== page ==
Domain Registry of Canada Scam

Written by newmediamike

Topics: Blog, Featured

The Domain Registry of  Canada scam is still alive. This week I received not one but two fake domain renewal invoices from the bogus Domain Registry of Canada for my WordPress Training site seoservicestoronto.com.

What is the “Domain Registry of Canada scam“?

domain-registry-of-canada-scamA company called “Domain Registry of Canada” sends out old school direct marketing letters via Canada Post designed to appear as though the Domain Registry of Canada is some sort of quasi official government organization for domain registration.

CAUTION ! ! The letter from Domain Registry of Canada is nothing more than a scam.  The letter is designed to appear as an invoice and urges the domain owner to renew their domain immediately, with the warning, “failure to comply will mean losing your domain”.

It is NOT a real invoice, it is a fake invoice.

Be on the lookout for their deceptive invoices. If you are a domain owner, there is an excellent chance you have been targeted and received one of these phony bills.  It’s inevitable, Domain Registry of Canada will send you a fake invoice if you own a domain. I have been getting these for years, generally in the first year after I set up a new domain.  Unfortunately, according to Google Insights, searches for fake invoices are climbing, so please be on the lookout for these fake invoices. The bogus letters are sent in a manila window envelope which is very similar to official government type envelopes. The company uses bulk emailing marques from Canada Post.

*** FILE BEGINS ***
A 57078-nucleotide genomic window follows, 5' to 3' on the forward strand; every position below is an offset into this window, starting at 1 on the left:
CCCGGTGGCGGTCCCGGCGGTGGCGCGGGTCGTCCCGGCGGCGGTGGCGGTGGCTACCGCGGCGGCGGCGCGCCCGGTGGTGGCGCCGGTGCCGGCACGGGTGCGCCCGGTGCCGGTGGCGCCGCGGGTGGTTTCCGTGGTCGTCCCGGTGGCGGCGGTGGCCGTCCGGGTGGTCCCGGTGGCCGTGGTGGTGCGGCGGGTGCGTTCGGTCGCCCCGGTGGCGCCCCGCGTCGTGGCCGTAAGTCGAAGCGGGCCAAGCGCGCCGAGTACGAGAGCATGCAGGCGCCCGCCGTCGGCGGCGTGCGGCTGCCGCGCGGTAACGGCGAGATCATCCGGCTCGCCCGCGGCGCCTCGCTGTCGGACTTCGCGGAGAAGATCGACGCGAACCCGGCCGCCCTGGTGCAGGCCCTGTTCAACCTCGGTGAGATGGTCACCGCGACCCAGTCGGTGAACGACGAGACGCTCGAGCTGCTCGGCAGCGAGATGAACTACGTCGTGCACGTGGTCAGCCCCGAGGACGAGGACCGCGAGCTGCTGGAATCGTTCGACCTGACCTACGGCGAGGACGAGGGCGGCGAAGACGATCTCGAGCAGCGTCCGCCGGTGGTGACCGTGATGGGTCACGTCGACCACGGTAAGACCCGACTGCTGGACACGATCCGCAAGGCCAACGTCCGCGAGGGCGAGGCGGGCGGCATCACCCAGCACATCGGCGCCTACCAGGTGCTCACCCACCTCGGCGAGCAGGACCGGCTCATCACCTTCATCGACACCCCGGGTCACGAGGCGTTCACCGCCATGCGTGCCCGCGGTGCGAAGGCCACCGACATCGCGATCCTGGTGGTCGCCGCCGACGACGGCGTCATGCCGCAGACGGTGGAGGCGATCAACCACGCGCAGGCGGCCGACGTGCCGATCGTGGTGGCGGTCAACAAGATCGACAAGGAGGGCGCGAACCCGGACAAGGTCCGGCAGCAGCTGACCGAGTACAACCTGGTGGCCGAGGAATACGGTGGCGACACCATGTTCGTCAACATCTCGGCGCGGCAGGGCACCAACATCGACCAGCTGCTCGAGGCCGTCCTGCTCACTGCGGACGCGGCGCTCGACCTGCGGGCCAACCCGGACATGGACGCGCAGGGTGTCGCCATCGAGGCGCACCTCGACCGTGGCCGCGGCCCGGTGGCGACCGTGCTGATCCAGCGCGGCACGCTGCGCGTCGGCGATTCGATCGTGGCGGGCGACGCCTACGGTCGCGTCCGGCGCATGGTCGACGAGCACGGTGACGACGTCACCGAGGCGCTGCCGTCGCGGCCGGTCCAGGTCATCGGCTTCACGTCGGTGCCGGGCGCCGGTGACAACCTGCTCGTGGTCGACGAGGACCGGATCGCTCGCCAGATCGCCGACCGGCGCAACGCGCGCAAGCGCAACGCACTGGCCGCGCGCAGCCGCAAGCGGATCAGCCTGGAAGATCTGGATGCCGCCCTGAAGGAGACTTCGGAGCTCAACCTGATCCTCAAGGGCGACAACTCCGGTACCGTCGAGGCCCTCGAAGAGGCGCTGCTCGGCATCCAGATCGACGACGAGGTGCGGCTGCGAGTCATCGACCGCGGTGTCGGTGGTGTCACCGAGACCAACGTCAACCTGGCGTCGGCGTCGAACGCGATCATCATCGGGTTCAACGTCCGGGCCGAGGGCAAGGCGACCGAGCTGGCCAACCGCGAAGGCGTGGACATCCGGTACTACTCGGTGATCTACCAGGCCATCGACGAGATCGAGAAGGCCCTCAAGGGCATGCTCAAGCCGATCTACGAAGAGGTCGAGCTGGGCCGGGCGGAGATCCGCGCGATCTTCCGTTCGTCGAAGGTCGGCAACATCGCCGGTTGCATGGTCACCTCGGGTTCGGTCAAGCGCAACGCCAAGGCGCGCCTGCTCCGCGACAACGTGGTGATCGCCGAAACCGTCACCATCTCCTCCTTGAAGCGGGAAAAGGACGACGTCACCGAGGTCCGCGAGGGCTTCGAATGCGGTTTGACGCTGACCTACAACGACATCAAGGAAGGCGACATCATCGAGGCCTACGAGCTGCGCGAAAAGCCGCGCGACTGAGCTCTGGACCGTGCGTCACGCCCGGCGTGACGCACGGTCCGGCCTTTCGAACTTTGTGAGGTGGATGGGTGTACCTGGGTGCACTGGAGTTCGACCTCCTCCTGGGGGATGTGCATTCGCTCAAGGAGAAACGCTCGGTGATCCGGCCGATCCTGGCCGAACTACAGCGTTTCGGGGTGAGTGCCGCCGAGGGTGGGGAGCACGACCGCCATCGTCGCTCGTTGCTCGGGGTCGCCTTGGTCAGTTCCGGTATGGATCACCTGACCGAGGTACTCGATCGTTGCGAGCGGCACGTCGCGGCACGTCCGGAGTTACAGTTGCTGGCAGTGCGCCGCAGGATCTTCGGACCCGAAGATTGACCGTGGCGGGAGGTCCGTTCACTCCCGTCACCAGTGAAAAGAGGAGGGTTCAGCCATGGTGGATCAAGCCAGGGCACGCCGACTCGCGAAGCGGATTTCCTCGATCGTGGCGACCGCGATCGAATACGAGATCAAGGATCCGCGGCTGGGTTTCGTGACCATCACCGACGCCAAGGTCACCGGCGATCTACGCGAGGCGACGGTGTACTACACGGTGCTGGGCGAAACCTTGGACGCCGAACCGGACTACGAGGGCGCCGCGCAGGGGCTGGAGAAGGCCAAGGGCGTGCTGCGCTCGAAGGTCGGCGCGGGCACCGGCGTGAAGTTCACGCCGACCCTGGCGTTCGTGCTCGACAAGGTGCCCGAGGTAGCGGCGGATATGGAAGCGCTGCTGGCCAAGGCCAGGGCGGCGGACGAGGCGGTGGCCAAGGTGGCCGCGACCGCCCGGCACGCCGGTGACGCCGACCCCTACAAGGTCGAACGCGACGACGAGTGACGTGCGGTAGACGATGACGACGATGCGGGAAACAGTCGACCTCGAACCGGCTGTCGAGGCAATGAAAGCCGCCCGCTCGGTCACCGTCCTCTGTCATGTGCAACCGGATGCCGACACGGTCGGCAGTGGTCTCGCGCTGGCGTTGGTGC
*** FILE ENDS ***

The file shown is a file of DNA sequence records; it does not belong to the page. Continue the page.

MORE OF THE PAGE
The Domain Registry of Canada (DROC) has been running this scam for a long time. They have used various company names such as “Internet Registry of Canada”,  “Domain Renewal Group” or “DROC”. According to the fine print on the back eNom is also involved in this as DROC clams to be a reseller. In any case they always use the same technique to fool domain owners into transferring their domain away.

How does the Domain Registry of Canada scam work?

The Domain Registry of Canada scrapes the details of your domain name registration record from the publicly available whois database. This is  known as ‘whois data mining’,  and is a violation of the TOU of the whois service. If your Whois information is set to public they can find the mailing address of the domain name owner.  Once they have the information, they simply send the deceptive fake invoice and wait for an unknowing domain owner to fall for the scam. Years ago after I registered my first domain I received one of these and my bookkeeper at the time nearly paid it.  It looked very officious and above board, which is how the Domain registry scam works.  They want to to trick anyone who owns a domain into transferring their domain to DROC by sending your payment information and email address in the enclosed envelope. this probably works well with large companies that have hundreds of invoices passing through their mail every day.

Will I lose my domain if I don’t reply?

You don’t have to do anything but throw the fake invoice in the garbage. Nothing will happen to your domain if you do not move or transfer your domain to Domain Registry of Canada.

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16 Comments For This Post I'd Love to Hear Yours!

  1. Doug says:

    Received letter May 28, 2014. Brown envelope, official looking logo.
    Wanted $40 to renew one domain for one year. End of reading the letter. Beginning of file 13 deposit.